Connecting the historical dots
“You have to know how to connect the dots,” said Lonnie Mann, a retired state employee and armchair historian who is helping Anderson research her family’s history. “Not much was written down because African-Americans were not allowed to read and write.
“But these contracts list a few place names, and New Hope is written in there, and the oldest record we found places it in the area between Miccosukee and Centerville.”
Many former slaves clustered in small enclaves, like Frenchtown. These enclaves had evolved from “brush arbors,” campsites where people worshiped away from their overseers.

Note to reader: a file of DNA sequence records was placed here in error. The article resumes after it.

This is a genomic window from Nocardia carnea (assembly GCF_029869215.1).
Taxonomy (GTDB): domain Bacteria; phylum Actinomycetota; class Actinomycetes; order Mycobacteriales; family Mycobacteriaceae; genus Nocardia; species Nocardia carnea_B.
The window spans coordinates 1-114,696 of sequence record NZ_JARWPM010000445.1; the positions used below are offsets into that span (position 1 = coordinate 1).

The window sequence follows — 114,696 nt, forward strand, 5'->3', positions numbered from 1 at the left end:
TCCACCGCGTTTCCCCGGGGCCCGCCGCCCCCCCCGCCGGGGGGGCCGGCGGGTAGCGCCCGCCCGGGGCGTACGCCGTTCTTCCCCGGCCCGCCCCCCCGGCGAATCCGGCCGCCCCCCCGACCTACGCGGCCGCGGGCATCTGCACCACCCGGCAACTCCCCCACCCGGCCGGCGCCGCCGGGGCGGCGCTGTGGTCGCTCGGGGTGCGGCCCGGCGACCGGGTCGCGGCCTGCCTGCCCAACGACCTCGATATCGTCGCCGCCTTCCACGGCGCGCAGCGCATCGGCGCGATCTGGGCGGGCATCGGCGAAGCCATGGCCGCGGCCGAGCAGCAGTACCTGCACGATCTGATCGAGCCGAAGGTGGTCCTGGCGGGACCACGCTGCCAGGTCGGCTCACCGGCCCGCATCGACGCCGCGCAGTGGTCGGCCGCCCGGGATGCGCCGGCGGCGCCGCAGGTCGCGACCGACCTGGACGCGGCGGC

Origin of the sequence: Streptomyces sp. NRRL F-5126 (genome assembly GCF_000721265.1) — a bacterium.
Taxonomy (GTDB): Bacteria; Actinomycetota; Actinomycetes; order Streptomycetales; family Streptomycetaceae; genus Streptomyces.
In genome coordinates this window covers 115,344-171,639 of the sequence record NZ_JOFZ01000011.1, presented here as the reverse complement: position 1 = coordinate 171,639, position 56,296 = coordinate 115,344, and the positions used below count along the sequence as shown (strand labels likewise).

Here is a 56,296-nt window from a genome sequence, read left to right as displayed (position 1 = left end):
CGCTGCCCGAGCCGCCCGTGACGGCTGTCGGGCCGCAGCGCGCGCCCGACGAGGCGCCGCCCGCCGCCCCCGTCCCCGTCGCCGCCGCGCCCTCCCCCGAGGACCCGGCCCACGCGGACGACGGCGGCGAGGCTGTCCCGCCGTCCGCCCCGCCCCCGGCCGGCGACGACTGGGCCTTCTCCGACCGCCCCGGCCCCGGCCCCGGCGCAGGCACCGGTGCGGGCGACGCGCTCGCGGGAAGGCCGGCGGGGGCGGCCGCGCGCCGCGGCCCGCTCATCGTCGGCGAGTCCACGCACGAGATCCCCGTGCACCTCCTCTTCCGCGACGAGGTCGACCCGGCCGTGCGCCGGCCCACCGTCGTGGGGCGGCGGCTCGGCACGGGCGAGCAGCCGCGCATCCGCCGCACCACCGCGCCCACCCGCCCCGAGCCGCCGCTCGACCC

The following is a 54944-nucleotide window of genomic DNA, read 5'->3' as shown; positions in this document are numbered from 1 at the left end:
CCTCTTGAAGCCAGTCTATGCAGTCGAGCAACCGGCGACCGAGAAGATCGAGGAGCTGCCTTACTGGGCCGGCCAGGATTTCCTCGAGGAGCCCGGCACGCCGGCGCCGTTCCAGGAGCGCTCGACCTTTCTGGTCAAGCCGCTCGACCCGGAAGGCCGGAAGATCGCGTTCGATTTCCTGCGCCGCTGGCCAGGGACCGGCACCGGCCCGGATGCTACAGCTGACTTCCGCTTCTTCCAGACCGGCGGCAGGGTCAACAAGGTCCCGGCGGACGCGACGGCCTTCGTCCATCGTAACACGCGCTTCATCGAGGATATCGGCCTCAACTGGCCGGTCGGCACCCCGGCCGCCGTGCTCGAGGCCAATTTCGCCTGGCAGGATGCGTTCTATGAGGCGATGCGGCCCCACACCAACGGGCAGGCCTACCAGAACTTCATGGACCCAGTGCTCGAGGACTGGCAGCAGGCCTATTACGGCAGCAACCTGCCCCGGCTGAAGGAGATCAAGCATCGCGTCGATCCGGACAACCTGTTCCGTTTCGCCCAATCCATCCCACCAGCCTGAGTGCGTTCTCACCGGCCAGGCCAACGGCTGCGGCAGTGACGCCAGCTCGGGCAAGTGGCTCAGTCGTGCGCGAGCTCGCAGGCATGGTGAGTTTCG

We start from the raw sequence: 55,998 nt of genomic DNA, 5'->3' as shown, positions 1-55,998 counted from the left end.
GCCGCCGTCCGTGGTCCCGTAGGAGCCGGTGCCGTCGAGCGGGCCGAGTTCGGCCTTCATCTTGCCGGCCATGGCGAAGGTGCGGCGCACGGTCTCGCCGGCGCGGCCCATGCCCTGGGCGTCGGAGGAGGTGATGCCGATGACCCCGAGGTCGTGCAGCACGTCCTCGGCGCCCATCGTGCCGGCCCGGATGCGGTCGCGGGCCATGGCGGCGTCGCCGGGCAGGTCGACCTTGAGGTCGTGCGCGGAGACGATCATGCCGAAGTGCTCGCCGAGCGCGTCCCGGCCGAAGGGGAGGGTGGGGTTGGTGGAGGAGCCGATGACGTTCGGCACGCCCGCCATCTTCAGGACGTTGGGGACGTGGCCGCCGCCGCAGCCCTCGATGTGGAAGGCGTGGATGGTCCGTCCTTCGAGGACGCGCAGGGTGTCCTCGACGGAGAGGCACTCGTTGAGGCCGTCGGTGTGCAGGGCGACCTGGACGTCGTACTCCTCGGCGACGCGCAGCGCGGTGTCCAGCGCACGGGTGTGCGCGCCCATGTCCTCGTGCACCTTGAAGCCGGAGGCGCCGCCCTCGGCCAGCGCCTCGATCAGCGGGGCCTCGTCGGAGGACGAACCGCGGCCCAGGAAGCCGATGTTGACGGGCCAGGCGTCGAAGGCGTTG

Many of the brush arbors had aspirational names, like “New Hope.” According to the U.S. Geographical Census, there are at least 60 such places in Florida, including one along the Florida-Georgia border.
That complicated Anderson and Mann’s search for her ancestors’ resting place.
“What a morass that I just wallowed in, let me tell you,” Mann said. “There were all sort of blind alleys I went down. But it’s a theological concept, like the Second Coming. There are more than 600 New Hope churches and cemeteries in the U.S.”
Attending services at St. Peter Church last fall, Anderson struck up a conversation with a church elder, a man in his mid-90s. He told her he remembered congregants talking about New Hope when he was a child. He told her he believed it was near Testerina.
The site inspection, cadaver dogs, government documents and oral history gives her confidence she has located the lost cemetery.
Lost bodies, remembered souls